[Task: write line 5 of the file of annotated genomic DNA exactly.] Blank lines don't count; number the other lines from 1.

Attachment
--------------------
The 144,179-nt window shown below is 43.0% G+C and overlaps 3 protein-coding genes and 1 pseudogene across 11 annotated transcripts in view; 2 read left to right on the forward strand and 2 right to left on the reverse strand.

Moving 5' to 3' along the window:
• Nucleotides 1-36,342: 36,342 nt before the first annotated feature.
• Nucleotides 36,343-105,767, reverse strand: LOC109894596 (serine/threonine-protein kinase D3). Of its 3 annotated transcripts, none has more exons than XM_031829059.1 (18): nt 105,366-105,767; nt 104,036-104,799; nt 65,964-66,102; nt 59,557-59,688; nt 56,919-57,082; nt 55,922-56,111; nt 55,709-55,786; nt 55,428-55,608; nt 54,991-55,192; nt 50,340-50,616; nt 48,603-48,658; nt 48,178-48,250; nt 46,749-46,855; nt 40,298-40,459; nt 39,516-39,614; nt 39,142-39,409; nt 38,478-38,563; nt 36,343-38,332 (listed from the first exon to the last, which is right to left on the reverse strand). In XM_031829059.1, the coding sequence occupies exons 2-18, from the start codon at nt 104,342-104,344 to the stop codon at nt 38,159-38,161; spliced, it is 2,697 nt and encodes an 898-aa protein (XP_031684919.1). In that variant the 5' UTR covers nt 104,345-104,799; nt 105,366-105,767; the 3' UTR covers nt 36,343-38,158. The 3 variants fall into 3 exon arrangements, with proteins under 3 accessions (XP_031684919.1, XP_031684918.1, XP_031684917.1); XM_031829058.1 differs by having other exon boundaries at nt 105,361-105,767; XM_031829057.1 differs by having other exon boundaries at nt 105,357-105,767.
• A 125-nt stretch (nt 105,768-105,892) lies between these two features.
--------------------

• A 125-nt stretch (nt 105,768-105,892) lies between these two features.